This film's loathsome over-the-top homophobia and heterosexism should be seen by film school students as a case study in how not to turn your film into a soap opera pretending to be depth. Sociology and Social Psychology students might be interested in the artificiality of the script, particularly the extremely over-the-top crying confessional scene between the two women. It's the film equivalent of putting a bar of soap into the viewer's mouth or dragging a puppy through its excrement. But, I suppose a heterosexual viewer might feel better about it. After all, they're not the ones being preached about — how it's necessary for society that they kill themselves over some brat and a bunch of bored and boring busybodies.

Pass on this one. You'll find out all you need to know about it if you watch The Celluloid Closet, which documents the corrosive effects of the Hayes Code and other semi-voluntary policies adopted by Hollywood. That film is much more worth one's time (as is the book).

Gays, as is so often true, are the canaries in the coal mine of politics. We're easy, soft, targets.

Reviewed by meadever 10 / 10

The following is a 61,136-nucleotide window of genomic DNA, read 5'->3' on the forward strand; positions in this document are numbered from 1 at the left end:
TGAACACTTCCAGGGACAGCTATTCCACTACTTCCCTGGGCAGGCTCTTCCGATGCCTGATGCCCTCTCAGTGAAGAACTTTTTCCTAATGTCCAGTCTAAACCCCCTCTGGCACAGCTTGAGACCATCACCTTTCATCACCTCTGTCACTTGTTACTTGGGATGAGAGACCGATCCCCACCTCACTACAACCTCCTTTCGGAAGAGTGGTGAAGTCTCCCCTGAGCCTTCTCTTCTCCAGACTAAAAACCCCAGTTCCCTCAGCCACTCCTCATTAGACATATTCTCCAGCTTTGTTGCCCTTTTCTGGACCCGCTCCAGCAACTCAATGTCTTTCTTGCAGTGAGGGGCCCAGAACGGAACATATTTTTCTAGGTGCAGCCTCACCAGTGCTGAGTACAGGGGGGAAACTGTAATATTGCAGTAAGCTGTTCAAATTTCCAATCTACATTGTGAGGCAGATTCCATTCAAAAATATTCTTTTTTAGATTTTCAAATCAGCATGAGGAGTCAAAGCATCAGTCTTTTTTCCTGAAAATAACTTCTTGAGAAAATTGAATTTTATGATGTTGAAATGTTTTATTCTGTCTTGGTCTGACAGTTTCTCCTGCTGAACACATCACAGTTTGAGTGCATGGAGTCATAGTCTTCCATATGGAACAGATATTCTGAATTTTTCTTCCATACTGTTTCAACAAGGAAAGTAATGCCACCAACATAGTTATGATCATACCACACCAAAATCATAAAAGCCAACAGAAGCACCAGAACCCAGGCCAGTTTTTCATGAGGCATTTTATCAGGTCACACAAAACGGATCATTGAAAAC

It took me a while to come to this film, as it's really not well-known or extensively talked about. I love old movies, and have for years, but my first exposure to this work didn't come until college, when I saw a scene from it performed in an acting class. I found the scene mesmerising, but didn't know that the play had been turned into a movie until a few years later, when I read about it in a biography of Audrey Hepburn. I was able to find it on a streaming service and immediately settled in to watch it. My thought having finally seen it is simply this; I cannot believe how little notice this movie seems to get. It's progressive, it's affecting, it's haunting. It's everything that makes a movie memorable. Audrey Hepburn, one of the most ethereal and chic actresses in history, is totally believable as the rather dowdy, down to earth, content co-headmistress at the boarding school where the story takes place. She's truly convincing as an every-woman. Just someone who is swept up in the gossip of a small town, but who, aside from that, would have a very ordinary life. Shirley MacLaine is just as believable as Martha, the more abrasive, restless of the two friends. She is able to subtly convey emotions like jealousy and anger, emotions that are all too easy to overplay on screen and stage. Both of them play their characters so well that it makes the relationship between them seem all the more authentic. You really do start to feel that these are two women who have been friends for years and have a close and comfortable repartee with one another. Of course, let's not overlook the supporting cast. The child actresses are all wonderful, not seeming to try too hard. Karen Balkin makes Mary, the girl who starts the rumours that drive the plot, all too easy to despise. The older actresses who play Martha's aunt and Mary's grandmother, also present a wonderful portrait of women from another generation, who are dealing with the issue at hand in the only ways they know how to. But the major standout in the supporting cast is James Garner as Karen's fiancé, Joe. I've seen his emotional depth in things like "The Notebook", but this role takes it to the next level. He really commits to what he is doing, and he just breaks your heart as you see him lose his veneer of calm collectedness when he realises that there are some things he simply can't control. The camera work is simple and basic, befitting a story like this one, and it's really the performers and story that make this a classic. It's a plot that isn't afraid to deal with a taboo issue in what was, for that time, a very frank way. It's one of those films that transports you, and it takes a couple of viewings of "Irma la Douce" or "Sabrina" afterward to remind you that these were characters, not real people. To me, the best films are the ones that create the world for you and flesh it out so well that it feels real, whether that be a fantastical world, or another version of the one we know. This film is a prime example of that being done right. It is still beautiful and relevant today, and should be counted as among the best performances of all involved.